Defensive end Korey Bosworth injured his ankle, and his status is unknown.

Steve Sloan, working with the 1s since starting middle linebacker Reggie Carter sat out with a concussion, looked very good. He was, for the most part, in position to make a play.

In the defensive backfield, Alterraun Verner continued his stellar fall camp. On his interception, he jumped a route on a pretty well-thrown ball.

The special teams were a mixed bag. There was the missed and blocked field goals. To open the scrimmage, Aundre Dean fumbled the kick-off. Punter Aaron Perez boomed a couple, but true freshman punter Jeff Locke mis-hit a couple, pretty much as he's been doing in practice. Perhaps it's far too early to panic, since Perez shanked his fair share as a freshman, too.

The special teams highlight was Terrence Austin's 61-yard punt return for a touchdown, even though a couple of defenders might have been able to tackle him if they had been going at full speed.

Neuheisel, in the video interview after the scrimmage, said that Craft is leading for the starting quaterback position, and he attributed it to aspects of the competition that he can see, such as in the huddle and on film, that the public can't. With Craft, it appears to be a mental issue, with him getting wound up and losing focus. With Forcier it's really just a matter of experience, maturity and strength.

One note that has to be made was the very poor condition of the field at Drake Stadium. It was spongy, and was ripped up merely by running on it. There was a scary moment when Craft scrambled and slid for a first down, but he didn't actually slide since his cleats got dangerously caught in the grass. He dug up so much grass that it got caught all the way up to his knee brace. In the first few minutes of the scrimmage, Neuheisel was politely demanding a field crew to help with the grass. It was a very regrettable situation, that UCLA can't provide a good enough field to at least ensure its football players from not suffering injuries for its fall scrimmage.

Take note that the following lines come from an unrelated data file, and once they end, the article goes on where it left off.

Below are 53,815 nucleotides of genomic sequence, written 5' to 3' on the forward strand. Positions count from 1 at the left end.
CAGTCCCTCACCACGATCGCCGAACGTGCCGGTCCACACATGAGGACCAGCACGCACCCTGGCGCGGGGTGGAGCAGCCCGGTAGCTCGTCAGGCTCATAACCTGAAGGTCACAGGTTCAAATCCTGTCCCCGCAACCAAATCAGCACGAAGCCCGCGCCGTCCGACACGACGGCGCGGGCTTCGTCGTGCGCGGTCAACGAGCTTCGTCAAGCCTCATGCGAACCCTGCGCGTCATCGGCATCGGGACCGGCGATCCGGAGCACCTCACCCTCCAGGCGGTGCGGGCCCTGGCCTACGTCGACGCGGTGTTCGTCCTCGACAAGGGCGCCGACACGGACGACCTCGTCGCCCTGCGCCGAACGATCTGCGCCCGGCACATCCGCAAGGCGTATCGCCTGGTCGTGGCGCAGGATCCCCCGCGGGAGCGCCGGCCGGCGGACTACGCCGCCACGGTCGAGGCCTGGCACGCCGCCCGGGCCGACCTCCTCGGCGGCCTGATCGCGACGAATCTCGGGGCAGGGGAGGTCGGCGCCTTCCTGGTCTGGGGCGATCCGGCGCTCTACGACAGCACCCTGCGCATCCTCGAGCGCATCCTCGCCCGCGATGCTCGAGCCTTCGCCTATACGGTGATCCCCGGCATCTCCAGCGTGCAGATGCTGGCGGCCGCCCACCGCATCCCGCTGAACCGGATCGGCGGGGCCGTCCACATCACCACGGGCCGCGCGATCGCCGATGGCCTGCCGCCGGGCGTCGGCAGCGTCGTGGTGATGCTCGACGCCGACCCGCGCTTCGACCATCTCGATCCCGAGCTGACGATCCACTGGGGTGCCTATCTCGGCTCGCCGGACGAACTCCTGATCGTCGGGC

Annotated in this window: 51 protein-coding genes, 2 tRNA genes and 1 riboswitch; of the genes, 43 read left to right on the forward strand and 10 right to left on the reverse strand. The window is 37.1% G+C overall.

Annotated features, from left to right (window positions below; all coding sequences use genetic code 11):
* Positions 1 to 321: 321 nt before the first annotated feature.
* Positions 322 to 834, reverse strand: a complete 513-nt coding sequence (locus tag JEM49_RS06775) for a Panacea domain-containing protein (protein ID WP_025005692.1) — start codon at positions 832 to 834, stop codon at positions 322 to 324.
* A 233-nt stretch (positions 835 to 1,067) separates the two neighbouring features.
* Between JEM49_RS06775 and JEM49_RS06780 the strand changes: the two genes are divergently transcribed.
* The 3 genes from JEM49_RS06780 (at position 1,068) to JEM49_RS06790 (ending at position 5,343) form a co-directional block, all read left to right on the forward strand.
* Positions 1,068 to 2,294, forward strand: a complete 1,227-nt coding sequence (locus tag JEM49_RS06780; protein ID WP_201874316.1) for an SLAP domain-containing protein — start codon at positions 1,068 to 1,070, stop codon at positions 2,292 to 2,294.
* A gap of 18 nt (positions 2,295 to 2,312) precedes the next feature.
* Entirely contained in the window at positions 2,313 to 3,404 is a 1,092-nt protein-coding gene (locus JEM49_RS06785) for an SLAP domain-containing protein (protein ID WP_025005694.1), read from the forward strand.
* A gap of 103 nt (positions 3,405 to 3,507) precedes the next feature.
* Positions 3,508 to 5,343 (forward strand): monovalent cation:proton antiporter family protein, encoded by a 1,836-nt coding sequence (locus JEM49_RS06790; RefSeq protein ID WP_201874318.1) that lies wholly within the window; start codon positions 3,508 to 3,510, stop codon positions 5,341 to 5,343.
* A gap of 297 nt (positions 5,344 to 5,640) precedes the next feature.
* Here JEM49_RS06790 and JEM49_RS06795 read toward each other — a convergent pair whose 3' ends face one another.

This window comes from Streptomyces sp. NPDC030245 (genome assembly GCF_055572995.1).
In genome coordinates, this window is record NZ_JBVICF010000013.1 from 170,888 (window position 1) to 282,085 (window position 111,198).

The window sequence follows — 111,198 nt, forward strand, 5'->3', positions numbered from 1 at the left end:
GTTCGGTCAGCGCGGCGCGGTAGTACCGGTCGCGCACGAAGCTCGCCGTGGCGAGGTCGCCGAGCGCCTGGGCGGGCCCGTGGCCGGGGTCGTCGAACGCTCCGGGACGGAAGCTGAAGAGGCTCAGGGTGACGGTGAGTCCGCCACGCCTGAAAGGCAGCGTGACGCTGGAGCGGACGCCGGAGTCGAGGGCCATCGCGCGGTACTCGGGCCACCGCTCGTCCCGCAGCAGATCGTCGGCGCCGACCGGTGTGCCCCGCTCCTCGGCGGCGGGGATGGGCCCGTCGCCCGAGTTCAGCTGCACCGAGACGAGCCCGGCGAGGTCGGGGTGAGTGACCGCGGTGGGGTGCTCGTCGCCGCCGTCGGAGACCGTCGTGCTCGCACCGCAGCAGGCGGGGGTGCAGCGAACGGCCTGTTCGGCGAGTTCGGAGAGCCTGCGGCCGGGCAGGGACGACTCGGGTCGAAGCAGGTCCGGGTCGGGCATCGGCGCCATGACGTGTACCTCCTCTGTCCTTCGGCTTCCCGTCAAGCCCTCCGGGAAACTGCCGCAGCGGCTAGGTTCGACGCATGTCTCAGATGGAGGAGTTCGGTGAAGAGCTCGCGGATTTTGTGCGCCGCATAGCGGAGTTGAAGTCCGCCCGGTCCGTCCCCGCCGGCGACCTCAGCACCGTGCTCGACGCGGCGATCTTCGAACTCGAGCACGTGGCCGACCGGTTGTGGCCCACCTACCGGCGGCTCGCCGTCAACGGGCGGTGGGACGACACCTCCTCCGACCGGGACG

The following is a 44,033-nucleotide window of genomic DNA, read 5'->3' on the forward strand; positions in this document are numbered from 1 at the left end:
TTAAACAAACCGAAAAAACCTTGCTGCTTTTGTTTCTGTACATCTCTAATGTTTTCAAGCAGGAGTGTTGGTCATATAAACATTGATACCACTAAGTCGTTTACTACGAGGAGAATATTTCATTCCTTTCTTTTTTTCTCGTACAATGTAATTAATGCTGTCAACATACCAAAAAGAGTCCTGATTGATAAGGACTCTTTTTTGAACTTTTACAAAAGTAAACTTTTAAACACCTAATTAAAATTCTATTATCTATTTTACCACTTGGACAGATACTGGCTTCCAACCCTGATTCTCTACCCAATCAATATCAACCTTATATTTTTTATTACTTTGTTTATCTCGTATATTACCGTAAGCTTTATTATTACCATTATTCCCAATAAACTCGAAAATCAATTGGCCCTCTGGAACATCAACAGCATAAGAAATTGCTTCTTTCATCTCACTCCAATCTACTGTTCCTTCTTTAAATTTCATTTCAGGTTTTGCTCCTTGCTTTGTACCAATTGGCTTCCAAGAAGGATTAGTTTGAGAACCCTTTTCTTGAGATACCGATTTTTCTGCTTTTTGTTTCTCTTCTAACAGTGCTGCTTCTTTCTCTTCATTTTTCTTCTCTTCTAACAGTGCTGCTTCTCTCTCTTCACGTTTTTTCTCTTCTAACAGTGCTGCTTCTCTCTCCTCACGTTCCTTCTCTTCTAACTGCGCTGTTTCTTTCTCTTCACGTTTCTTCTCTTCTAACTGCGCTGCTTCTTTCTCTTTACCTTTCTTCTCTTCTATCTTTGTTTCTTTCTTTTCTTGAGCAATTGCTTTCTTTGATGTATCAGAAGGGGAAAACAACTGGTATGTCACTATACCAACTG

UCLA's note on the field:

In mid-July, the grass field in Drake Stadium was in great shape for the football scrimmage and the upcoming men's and women's soccer seasons.

About three weeks prior to the scrimmage, the field underwent a weed-abatement spraying program. Due to a misapplication by a professional company, the spray killed much of the grass in addition to the weeds.

Faced with a field with mostly dirt and little or no grass, a decision was made to resod the field as quickly as possible. The field was resodded eight days prior to the scrimmage to ensure that the football players had a good, safe field for the scrimmage. The men's and women's soccer teams will also begin playing on the field in about a week.

Other players not participating in the scrimmage for various reasons were safety Glenn Love, offensive lineman Jess Ward, and freshman safety E.J. Woods.

With high school football programs starting their practice, there wasn't a big turnout for recruits. Recruits in attendance included committed guys linebacker Todd Golper and defensive Sheldon Price, as well as linebacker Robert Franco and defensive end Sterling Carter.

We'll have plenty more video and photo galleries from the scrimmage coming soon.


Quarterback Stats

Kevin Craft – 8-18 for 93 yards
         3 interceptions
                 14-yard rushing touchdown
                 3-yard touchdown pass to Marcus Everett

Chris Forcier – 7-13 for 71 yards
                    0 touchdowns
                    1 interception

Receiving Stats

Ryan Graves – 2 for 13 yards
Nelson Rosario – 3 for 40 yards
Terrence Austin – 3 for 40 yards
Antwon Moutra – 2 for 26 yards

Rushing Stats

Aundre Dean – 5 for 15 yards
Raymond Carter – 6 for 1 yard
Johnathan Franklin – 7 for 32 yards

Defensive Stats

Sacks – John Hale, Nathaniel Skaggs, Korey Bosworth (2), Justin Mann, David Carter, Chinonso Anyanwu, Justin Edison

Interception – Rahim Moore, Kyle Bosworth (touchdown), Tony Dye, Alterraun Verner

Safety – team (1)

Special Teams

Terrence Austin - 61-yard punt return for touchdown